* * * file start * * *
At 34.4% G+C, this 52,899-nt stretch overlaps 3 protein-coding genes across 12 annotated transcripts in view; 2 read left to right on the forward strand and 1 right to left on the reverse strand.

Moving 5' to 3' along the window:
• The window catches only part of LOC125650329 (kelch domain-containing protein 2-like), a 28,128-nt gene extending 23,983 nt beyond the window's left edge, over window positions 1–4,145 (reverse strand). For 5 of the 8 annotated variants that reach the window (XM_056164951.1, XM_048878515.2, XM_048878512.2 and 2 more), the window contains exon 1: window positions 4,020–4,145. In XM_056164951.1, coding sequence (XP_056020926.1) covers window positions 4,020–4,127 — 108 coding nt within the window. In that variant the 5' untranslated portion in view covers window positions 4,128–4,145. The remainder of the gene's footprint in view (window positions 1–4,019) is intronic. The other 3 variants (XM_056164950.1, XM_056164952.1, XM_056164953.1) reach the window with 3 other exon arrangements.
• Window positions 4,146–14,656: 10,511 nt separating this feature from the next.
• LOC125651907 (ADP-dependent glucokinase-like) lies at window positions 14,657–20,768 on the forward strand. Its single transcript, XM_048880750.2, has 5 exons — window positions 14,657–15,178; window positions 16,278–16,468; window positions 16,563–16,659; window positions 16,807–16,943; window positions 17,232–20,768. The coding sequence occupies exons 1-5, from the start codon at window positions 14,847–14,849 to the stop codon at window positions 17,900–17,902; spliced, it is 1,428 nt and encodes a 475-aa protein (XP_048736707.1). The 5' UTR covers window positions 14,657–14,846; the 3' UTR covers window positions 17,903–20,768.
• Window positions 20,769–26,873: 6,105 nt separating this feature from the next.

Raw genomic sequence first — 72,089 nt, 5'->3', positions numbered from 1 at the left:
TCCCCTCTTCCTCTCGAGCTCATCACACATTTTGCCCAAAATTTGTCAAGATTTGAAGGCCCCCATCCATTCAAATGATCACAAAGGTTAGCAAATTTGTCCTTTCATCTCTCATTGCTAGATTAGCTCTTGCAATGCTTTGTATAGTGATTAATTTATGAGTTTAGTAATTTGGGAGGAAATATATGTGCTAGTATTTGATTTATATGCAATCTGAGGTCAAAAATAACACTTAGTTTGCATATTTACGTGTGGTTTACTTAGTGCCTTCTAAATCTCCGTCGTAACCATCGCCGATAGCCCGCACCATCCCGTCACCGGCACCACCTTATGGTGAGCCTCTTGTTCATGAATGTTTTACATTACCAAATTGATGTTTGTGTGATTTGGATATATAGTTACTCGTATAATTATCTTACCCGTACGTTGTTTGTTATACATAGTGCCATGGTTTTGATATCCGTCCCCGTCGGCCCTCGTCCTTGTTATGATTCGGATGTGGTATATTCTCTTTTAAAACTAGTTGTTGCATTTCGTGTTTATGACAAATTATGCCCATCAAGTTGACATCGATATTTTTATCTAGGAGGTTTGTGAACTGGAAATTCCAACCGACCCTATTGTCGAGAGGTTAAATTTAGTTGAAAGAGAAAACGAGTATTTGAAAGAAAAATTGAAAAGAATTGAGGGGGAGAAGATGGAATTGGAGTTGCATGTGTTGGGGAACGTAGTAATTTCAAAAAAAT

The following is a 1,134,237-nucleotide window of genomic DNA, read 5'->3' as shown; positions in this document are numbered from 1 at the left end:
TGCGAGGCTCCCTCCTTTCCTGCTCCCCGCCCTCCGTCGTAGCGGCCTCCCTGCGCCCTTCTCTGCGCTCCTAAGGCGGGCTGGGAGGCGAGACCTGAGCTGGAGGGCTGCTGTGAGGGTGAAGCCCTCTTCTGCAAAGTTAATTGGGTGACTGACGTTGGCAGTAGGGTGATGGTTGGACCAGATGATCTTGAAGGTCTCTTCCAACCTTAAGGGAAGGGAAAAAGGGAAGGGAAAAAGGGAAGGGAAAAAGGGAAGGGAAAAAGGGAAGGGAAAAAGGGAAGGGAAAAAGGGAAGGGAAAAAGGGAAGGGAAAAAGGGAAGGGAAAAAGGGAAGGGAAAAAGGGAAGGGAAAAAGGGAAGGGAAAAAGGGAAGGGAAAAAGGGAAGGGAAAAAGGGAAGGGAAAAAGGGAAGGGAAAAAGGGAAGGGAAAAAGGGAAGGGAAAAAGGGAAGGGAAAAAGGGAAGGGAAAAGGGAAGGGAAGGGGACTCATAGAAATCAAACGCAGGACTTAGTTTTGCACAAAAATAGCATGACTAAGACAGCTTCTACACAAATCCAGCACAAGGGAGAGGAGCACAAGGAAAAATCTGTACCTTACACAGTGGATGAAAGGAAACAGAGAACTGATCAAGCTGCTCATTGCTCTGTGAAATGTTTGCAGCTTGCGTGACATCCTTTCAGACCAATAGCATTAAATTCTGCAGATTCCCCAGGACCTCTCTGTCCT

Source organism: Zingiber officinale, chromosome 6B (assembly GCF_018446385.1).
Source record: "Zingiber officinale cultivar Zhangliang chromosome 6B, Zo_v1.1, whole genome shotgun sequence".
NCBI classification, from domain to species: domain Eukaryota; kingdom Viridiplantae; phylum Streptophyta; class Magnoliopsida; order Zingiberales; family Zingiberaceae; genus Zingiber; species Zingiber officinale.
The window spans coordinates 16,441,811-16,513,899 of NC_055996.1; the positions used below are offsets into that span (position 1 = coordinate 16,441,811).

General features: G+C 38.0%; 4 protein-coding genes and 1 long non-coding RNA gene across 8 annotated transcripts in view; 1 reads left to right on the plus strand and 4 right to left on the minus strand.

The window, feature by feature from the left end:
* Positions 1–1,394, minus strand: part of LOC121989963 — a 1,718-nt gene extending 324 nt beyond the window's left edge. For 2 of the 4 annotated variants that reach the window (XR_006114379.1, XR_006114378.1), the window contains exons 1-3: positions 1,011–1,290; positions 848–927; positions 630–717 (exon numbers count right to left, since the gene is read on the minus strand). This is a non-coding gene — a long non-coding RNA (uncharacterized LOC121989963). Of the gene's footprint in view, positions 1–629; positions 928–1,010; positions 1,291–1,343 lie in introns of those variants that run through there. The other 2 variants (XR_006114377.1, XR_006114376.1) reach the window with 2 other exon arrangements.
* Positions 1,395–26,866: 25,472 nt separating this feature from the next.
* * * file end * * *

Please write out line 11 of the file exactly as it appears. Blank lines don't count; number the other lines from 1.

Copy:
Source organism: Zingiber officinale, chromosome 6B (assembly GCF_018446385.1).